Report: FBI Explored Using Spyware “Pegasus” for Criminal Investigations
November 14, 2022
On November 12, The New York Times reported that the FBI explored using the phone-hacking technology “Pegasus” in its criminal investigations, despite the FBI’s prior assertions that it had only purchased a Pegasus license for research and development. The Times reporting is based on internal FBI documents obtained through Freedom of Information Act litigation. Earlier this year, the Times revealed that the NSO Group had sold the FBI a version of Pegasus called “Phantom,” marketed exclusively to U.S. agencies, which could hack into phones with U.S. numbers as well as foreign ones. FBI Director Christopher Wray had previously testified before Congress that the FBI’s use of Pegasus was limited to research and development purposes, such as understanding how it could be used by “bad guys.” However, according to the Times, the FBI went as far as developing guidelines for federal prosecutors on how the FBI’s use of Pegasus would need to be disclosed as part of criminal proceedings.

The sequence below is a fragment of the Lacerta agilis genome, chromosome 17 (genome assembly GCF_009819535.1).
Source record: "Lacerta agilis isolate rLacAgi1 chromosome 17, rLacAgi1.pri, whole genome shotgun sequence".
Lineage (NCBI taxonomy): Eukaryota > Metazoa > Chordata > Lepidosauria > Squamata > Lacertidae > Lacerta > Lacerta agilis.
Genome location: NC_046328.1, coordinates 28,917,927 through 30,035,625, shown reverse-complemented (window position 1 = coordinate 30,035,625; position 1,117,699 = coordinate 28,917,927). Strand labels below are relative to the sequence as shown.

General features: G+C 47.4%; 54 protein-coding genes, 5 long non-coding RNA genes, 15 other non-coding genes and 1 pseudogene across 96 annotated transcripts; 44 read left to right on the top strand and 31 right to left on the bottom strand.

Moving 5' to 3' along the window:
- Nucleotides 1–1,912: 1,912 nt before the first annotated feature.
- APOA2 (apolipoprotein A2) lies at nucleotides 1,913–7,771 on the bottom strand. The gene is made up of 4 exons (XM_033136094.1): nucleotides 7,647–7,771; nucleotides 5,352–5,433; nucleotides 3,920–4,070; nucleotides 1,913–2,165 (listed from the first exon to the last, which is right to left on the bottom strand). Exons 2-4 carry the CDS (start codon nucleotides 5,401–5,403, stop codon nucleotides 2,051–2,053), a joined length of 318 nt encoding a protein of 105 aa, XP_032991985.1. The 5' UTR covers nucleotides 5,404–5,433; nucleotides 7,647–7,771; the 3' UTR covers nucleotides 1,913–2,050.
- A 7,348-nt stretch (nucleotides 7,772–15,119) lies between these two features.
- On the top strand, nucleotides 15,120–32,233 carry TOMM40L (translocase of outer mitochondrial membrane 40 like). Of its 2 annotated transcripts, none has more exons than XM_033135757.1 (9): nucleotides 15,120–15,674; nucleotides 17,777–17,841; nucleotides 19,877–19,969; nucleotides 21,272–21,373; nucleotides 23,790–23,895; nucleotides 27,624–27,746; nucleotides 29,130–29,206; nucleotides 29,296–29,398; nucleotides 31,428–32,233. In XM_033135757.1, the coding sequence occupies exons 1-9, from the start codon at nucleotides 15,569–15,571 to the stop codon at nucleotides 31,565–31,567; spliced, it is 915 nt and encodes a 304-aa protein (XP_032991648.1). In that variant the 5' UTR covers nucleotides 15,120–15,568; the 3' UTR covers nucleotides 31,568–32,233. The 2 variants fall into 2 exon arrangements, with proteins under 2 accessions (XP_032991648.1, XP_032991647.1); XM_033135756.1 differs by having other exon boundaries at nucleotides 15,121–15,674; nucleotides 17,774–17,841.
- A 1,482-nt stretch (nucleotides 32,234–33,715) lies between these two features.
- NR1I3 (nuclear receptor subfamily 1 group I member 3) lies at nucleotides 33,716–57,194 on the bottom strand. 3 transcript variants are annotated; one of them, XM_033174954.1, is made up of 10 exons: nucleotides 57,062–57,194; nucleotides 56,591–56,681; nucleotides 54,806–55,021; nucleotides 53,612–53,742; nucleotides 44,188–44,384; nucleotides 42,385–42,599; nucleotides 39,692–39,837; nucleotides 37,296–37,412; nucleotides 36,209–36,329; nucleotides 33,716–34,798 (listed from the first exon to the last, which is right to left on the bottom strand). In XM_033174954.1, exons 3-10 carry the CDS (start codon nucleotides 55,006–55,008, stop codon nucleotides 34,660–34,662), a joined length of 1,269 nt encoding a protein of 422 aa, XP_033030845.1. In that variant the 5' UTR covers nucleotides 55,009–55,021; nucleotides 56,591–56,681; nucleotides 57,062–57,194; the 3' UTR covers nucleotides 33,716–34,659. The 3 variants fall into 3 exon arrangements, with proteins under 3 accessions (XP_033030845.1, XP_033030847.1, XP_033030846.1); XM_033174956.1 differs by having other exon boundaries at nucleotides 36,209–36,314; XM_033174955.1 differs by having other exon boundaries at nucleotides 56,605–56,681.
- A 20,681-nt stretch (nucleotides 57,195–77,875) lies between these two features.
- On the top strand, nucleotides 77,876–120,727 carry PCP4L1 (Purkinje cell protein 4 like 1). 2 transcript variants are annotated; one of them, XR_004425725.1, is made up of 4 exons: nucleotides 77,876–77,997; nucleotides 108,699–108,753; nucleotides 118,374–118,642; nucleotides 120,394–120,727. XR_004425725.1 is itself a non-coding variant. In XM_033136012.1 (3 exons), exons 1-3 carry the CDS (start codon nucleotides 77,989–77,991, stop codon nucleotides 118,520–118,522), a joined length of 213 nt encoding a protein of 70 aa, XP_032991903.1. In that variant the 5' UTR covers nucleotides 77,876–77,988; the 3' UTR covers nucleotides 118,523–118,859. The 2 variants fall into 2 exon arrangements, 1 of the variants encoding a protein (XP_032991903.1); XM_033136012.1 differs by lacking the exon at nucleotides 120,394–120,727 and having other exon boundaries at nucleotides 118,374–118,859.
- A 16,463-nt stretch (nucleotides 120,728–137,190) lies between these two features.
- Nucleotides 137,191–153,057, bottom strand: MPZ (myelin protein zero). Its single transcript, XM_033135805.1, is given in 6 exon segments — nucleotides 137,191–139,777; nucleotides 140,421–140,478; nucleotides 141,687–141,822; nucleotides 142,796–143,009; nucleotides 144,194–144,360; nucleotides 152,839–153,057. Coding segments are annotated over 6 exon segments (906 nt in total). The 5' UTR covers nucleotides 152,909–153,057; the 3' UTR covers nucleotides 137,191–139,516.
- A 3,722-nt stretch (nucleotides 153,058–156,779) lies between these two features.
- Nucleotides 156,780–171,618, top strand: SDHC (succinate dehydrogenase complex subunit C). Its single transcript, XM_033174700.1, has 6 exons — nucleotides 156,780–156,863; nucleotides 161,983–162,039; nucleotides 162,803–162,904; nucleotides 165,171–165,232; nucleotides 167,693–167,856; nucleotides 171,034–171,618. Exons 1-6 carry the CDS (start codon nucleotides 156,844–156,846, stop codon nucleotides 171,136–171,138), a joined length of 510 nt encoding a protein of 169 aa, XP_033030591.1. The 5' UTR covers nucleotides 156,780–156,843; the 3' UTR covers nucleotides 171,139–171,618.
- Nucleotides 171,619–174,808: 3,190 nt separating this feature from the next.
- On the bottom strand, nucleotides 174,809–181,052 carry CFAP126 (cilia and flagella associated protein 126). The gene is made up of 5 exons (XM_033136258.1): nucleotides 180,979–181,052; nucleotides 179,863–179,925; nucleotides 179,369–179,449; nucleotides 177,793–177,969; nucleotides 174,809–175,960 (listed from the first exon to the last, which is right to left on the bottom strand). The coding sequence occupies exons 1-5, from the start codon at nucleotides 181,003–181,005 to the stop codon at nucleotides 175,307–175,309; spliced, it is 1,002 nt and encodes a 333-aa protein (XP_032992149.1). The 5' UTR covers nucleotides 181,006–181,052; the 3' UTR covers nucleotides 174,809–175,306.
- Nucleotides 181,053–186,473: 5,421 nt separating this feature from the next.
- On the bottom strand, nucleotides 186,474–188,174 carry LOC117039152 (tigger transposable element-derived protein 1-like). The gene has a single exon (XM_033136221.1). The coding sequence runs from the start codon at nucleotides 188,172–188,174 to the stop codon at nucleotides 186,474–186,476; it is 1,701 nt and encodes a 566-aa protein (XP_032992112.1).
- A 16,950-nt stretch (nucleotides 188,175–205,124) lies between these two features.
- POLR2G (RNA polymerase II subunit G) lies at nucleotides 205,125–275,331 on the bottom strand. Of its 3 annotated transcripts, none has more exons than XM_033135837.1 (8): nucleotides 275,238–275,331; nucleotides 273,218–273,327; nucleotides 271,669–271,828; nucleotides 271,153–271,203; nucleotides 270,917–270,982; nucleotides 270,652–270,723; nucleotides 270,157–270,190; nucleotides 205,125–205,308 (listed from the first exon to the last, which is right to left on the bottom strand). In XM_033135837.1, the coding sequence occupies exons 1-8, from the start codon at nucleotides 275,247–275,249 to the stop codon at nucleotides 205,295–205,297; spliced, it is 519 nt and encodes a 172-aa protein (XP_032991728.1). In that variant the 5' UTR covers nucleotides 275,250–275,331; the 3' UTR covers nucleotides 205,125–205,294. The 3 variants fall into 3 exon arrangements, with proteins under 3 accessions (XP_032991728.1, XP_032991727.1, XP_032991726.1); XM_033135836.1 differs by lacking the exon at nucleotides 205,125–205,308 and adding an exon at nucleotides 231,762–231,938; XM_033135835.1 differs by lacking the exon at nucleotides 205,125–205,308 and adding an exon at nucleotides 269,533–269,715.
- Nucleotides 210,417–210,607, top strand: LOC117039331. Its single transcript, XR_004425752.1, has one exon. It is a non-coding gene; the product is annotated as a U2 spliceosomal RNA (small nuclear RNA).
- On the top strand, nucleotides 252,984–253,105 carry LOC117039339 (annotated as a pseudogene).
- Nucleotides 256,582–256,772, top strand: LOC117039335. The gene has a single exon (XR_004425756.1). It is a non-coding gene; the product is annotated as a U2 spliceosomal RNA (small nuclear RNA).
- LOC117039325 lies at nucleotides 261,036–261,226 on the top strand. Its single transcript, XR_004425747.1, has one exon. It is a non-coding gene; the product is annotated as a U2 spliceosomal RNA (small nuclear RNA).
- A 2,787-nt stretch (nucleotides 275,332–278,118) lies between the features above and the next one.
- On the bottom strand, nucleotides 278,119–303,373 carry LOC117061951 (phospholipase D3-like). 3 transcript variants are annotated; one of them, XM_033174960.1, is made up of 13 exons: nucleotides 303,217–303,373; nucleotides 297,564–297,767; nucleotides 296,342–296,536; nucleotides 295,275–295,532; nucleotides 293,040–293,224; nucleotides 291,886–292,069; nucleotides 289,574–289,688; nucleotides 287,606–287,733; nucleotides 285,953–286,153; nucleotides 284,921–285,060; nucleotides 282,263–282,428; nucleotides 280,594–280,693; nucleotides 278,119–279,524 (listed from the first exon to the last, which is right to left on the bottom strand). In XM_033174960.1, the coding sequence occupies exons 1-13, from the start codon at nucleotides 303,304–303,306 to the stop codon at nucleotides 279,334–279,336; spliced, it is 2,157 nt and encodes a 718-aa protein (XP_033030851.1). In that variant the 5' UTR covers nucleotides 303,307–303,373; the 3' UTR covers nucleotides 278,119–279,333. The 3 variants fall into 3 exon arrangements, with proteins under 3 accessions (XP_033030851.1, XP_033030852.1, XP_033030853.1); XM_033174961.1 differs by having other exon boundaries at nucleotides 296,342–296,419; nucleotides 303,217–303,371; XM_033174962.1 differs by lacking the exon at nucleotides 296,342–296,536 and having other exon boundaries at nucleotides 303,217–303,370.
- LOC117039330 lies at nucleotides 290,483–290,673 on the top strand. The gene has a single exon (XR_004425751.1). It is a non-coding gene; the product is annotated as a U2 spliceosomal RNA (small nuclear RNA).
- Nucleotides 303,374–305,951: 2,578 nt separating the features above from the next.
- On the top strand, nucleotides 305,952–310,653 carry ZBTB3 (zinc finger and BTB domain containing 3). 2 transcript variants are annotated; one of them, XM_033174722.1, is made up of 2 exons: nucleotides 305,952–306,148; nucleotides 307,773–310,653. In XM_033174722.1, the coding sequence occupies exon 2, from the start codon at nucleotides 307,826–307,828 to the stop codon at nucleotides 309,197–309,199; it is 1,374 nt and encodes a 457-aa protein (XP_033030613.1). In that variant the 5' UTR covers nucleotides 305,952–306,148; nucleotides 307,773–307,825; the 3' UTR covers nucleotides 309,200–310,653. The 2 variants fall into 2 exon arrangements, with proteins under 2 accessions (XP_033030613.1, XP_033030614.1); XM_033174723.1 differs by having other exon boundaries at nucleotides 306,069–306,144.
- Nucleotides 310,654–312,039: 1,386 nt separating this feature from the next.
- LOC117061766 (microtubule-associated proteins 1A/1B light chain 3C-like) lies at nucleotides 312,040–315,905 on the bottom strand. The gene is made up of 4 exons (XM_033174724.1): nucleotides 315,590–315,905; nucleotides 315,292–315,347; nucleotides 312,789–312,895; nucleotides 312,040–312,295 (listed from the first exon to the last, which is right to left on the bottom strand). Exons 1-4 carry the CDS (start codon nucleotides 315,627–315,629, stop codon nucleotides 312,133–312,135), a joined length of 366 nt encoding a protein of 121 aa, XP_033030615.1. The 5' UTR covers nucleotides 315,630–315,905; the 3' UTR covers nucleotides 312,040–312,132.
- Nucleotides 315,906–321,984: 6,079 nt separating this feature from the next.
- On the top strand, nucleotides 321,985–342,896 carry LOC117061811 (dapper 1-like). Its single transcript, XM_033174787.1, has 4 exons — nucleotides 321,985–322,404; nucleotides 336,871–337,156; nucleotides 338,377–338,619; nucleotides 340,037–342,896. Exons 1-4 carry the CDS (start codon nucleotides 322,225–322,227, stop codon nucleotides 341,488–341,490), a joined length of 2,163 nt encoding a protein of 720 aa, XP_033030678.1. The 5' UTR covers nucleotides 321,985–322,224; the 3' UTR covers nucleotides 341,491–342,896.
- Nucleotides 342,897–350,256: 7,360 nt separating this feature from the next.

Earlier this year, EPIC submitted a Freedom of Information Act (FOIA) request to the FBI seeking information about its connections to NSO Group and use of Pegasus spyware. The spyware has reportedly been used to target thousands of people and has been used to spy on French President Emmanuel Macron, Dubai’s Princess Latifa, Saudi journalist Jamal Khashoggi, and many other prominent activists, academics, journalists. EPIC’s Project on Surveillance Oversight has long advocated against surveillance of digital devices.
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